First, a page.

Chung: “The workforce is a challenge we consistently hear about from businesses of all kinds. While we haven’t delved into it much, another one of our key responsibilities is promoting North Carolina as a tourism destination for leisure travelers. When people travel, they typically stay in hotels, maybe an Airbnb, or dine at restaurants. They also visit various tourism attractions. However, even these sectors face difficulties in attracting and retaining a workforce. Whether we’re discussing manufacturing, healthcare, technology or leisure and hospitality, the workforce remains a challenge throughout the country and North Carolina is not exempt from this reality.
Steps like talent pipeline initiatives, apprenticeships, community college training and K through 12 instruction are all part of a comprehensive effort to ensure a larger pool of skilled, trainable and educated workers available to various industries and companies. If we can successfully achieve this as a state, it will create a positive impact on our economic development and overall growth.”
King: “The biggest challenge has been office utilization. I distinguish that from office occupancy which means how much space is leased. It’s a challenging number to nail down because it changes every day but one we are monitoring carefully. But generally, we’re happy that visitation overall is close to 90% to pre-pandemic levels. Lower office utilization in the central and eastern sections are significant challenges because it inevitably reduces foot traffic downtown. There are also the macro level concerns with inflation and rising costs, especially for labor and talent recruitment. We are also trying to bring more lunch and fitness options to entice office workers back.”
What are your key goals and priorities for driving economic development in North Carolina?
Chung: “Addressing product availability in real estate for attracting industrial companies to North Carolina is a priority. We’ve experienced success in attracting companies related to electric vehicles, aerospace, biopharmaceuticals and semiconductors. This has resulted in significant consumption of our limited inventory of industrial sites and buildings that can accommodate these companies. If we don’t replenish this inventory, it will limit options for other companies interested in North Carolina, reducing our chances of attracting them.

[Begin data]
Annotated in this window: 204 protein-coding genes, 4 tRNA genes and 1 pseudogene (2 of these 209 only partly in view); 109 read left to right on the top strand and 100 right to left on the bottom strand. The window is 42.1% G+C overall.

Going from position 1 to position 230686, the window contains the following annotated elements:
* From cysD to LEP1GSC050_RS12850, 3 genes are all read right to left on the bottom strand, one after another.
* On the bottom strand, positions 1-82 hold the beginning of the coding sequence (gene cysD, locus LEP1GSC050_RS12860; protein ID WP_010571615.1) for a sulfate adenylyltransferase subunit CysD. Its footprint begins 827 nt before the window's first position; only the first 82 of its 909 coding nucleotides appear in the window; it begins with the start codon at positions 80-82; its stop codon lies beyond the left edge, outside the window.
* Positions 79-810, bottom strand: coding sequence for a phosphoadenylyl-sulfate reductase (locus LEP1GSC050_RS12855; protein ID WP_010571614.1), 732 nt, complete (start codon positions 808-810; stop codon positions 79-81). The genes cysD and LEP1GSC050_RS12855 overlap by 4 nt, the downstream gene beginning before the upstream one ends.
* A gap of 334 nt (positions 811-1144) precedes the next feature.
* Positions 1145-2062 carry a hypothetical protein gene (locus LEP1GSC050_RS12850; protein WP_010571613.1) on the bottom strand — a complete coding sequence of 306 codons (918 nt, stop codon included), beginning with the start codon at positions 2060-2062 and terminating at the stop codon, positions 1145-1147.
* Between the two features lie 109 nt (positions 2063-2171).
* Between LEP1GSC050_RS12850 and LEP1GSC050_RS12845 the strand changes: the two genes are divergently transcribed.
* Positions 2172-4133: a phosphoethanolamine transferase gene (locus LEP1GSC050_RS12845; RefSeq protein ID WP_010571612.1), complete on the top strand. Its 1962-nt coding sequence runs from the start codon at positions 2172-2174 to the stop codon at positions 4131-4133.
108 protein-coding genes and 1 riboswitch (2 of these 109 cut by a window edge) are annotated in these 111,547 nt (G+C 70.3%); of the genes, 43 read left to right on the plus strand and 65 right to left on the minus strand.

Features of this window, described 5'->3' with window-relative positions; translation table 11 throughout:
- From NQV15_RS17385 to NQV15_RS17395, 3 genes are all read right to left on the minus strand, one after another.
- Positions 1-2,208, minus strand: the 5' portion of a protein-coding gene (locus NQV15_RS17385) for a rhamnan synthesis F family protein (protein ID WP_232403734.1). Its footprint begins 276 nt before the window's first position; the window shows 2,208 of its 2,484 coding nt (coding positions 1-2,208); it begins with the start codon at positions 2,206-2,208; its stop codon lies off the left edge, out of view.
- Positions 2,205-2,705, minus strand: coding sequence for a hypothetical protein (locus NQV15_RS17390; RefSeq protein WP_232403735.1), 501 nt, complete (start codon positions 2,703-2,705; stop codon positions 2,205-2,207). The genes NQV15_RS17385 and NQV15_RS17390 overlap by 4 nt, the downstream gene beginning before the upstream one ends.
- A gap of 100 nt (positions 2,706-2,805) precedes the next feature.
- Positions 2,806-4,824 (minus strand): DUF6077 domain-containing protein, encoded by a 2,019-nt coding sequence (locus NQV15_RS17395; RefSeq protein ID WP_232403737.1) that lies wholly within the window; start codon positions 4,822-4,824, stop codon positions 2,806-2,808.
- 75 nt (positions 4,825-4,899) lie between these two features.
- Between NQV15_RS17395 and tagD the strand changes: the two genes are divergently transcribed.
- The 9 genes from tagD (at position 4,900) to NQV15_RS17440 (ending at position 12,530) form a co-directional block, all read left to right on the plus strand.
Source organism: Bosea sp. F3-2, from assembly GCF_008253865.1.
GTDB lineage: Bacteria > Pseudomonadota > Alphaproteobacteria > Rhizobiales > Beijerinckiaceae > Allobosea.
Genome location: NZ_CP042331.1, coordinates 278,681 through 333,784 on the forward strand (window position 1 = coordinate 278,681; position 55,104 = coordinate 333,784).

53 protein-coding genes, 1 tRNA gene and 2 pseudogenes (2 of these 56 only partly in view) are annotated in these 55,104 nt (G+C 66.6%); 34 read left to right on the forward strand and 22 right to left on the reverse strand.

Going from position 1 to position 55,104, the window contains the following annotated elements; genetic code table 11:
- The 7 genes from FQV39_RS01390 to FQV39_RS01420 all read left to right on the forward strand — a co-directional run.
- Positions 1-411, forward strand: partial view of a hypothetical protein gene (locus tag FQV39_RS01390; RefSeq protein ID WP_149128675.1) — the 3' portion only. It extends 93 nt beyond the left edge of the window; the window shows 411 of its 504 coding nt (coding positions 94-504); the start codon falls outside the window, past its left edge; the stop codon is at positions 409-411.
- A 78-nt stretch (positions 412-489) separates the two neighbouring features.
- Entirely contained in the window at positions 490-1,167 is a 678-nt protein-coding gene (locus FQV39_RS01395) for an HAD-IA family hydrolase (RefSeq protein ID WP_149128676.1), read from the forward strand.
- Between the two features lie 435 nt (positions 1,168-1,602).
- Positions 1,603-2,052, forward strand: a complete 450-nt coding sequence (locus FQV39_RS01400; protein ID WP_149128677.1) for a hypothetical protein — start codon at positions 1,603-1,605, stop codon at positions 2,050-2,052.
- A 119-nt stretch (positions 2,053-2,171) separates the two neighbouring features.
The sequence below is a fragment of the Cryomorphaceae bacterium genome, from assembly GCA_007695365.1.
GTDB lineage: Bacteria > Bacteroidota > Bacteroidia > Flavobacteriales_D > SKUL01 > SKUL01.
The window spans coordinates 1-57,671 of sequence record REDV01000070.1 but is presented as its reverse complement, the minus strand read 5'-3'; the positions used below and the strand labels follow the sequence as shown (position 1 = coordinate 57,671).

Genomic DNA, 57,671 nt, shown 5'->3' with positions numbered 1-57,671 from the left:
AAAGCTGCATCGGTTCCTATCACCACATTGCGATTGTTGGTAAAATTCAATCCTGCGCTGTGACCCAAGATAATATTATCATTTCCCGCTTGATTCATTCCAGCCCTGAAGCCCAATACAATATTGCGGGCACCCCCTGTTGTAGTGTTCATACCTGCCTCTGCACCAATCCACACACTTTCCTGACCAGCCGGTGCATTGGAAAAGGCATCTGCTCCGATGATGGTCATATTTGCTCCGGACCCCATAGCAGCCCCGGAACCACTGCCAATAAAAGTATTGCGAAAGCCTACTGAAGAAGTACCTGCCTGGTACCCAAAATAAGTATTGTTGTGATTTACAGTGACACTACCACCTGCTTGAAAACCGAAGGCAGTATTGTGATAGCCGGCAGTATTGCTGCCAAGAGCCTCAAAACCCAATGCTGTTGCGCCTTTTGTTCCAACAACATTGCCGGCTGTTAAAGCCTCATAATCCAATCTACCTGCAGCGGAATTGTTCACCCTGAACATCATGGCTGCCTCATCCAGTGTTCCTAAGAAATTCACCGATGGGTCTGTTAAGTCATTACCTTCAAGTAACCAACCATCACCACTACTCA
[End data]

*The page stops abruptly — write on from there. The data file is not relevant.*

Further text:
To overcome this challenge, the state legislature and the governor have entrusted us with proactively identifying and developing industrial sites that can accommodate large advanced manufacturing facilities within a specific time frame. This ensures our competitiveness and attractiveness for companies considering North Carolina for their business operations.
North Carolina’s reputation as the No. 1 state for the best business climate and promising workforce numbers make it an appealing destination for companies. However, to set up their operations, companies require specific locations, making real estate considerations crucial. Without appropriate real estate options, it becomes a vulnerability for us. Therefore, we are dedicated to securing state funding to identify and designate a new slate of high-quality industrial sites that can meet various companies’ needs. This proactive approach is vital to maintaining our competitive edge and attractiveness to businesses seeking a strategic location in North Carolina.”
What is the long term strategy for downtown Raleigh?
King: “Long term, we’ve recently announced an economic development strategy which has four components. The first is focused on vacancies and storefronts on Fayetteville Street to make that area vibrant again. Second, we are looking at office because hybrid work is a reality so we want to build a downtown around that and market it effectively. We also want to diversify our office spaces with more emphasis on getting life sciences into downtown. Third, we are seeking to support minority and women owned businesses so they are well represented in Raleigh and we create a diverse and inclusive place for all businesses. We also want to connect employers with historically black universities. Finally, we want to bring in more catalytic projects that can be the next big idea for Downtown Raleigh.”